A ContractDescription is usually created from a .NET interface or class that defines the contract using the WCF programming model. This type is annotated with ServiceContractAttribute, and its methods that correspond to endpoint operations are annotated with OperationContractAttribute.

Talk Amongst Yourselves

The default pattern of message exchange is (surprise) the request/response pattern. Again, for those of you who have been making a living writing web-based software, this pattern should be very familiar. It is outlined in Figure 10.7, "The default request/response message exchange".

Figure 10.7. The default request/response message exchange

The default request/response message exchange

A duplex contract is more complex. It defines two logical sets of operations: a set that the service exposes for the client to call and a set that the client exposes for the service to call. When creating a duplex contract programmatically, you split each set into separate types (each type must be a class or an interface). You also need to annotate the contract that represents the service's operations with ServiceContractAttribute, referencing the contract that defines the client (or callback) operations. In addition, ContractDescription will contain a reference to each of the types, thereby grouping them into one duplex contract. This is really a peer-to-peer pattern, as illustrated by Figure 10.8, "Duplex messaging".

Figure 10.8. Duplex messaging

Duplex messaging

The last type of message pattern is the set-it-and-forget-it one-way messaging style. In this scenario, as seen in Figure 10.9, "One-way messaging", you send a message as a client, but you do not expect any sort of return message. This is often the behavior you engage in when dealing with message queues.

Figure 10.9. One-way messaging

One-way messaging

Now that you understand the basic nature of a WCF service, let's roll up our sleeves and create a service contract from scratch. This example will be based on our favorite fictional stock-quoting service, YahooQuotes. YahooQuotes provides stock quotes via the exposed behavior of the service. To make this a fully functional WCF service contract, you'll have to annotate the interface with both the ServiceContract and OperationContract attributes. You will also need to make sure you include the System.ServiceModel namespace, as shown here:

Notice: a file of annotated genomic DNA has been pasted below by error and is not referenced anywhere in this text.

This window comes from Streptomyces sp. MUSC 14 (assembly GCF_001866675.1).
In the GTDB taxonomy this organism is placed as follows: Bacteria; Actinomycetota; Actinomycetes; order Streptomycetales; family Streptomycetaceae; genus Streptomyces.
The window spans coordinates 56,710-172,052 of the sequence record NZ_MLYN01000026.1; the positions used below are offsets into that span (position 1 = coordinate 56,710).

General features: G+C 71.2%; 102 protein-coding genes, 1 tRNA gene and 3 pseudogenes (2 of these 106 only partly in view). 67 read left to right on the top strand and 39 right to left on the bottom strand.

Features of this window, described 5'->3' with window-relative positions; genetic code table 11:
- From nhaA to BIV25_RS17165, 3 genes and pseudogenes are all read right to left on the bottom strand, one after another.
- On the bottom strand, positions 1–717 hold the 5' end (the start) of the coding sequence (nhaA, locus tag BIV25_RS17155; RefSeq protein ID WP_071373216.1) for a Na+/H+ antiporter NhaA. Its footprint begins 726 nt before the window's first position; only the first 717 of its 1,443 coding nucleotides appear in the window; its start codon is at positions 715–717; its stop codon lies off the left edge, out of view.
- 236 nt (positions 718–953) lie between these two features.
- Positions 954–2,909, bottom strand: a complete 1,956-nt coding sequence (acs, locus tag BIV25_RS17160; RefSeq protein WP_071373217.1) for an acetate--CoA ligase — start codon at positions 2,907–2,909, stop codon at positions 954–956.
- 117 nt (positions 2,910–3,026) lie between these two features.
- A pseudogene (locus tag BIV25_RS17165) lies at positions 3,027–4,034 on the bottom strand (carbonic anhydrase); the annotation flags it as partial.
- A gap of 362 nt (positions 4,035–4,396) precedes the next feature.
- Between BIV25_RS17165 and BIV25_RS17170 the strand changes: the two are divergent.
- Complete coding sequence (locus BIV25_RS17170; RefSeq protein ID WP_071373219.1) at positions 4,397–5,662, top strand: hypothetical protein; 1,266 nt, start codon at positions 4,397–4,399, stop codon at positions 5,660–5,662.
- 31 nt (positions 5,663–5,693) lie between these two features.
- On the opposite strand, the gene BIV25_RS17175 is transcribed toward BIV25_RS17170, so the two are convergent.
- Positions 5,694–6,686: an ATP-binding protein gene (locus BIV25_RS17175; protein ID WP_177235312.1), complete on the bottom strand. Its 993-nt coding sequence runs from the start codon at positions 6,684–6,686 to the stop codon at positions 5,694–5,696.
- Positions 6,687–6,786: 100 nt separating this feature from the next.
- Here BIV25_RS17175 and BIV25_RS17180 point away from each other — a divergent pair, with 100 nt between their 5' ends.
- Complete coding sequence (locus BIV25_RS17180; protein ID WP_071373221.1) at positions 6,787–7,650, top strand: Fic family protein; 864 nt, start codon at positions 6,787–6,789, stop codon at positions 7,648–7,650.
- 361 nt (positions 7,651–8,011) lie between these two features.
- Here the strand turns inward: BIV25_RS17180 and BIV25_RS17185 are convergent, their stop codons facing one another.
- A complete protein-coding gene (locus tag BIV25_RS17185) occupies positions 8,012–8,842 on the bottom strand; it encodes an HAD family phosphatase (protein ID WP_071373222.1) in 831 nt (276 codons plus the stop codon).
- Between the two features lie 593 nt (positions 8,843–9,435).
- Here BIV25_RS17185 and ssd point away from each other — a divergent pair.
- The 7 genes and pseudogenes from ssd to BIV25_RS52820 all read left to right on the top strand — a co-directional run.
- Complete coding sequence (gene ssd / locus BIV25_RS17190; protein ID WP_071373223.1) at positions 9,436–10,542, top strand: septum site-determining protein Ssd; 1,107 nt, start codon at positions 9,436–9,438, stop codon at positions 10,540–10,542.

using System;
using System.ServiceModel;

A WCF service class implements a service as a set of methods. The class must implement at least one ServiceContract to define the operational contracts (i.e., methods) that the service will provide to the end user. Optionally, you can also implement data contracts that define what sort of data the exposed operations can utilize. You'll do that second.

Start by defining the interface of the service contract that defines a single operation contract for the YahooQuotes service:

namespace YahooQuotes.TradeEngine.ServiceContracts
   [ServiceContract(Namespace = "http://my.info/YahooQuotes")]
   public interface IYahooQuotes
      BadQuote GetLastTradePriceInUSD(string StockSymbol);

That was simple enough. Now you need to implement the data contract for the BadQuote class:

namespace YahooQuotes.TradeEngine.DataContracts
   [DataContract(Namespace = "http://my.info/YahooQuotes")]
   public class BadQuote
      public  string StockSymbol;
      public  decimal Last;
      public  decimal Bid;

      public  decimal Ask;
      private  DateTime TransactionTimestamp;

      public  decimal InformationSource;

There may come a time when you decide you want more control over the SOAP envelope that WCF generates. When that time comes, you can annotate your class with the MessageContract attribute and then direct the output to either the SOAP body or the SOAP header by utilizing the MessageBody and MessageHeader attributes:

namespace YahooQuotes.TradeEngine.MessageContracts
   Public class YahooQuotesMessage
      public string StockSymbol;

      public decimal Last;

      public decimal Bid;

      public decimal Ask;

      private DateTime TransactionTimestamp;

      public string InformationSource;

In this case, you've specified that the InformationSource should be in the SOAP header by annotating it with the MessageHeader attribute. It is nice to be able to do this sort of thing, so keep it around in your bag of tricks to use as appropriate.

In the next chapter we'll build a complete YahooQuotes service and explore the WCF SOA programming model in greater detail.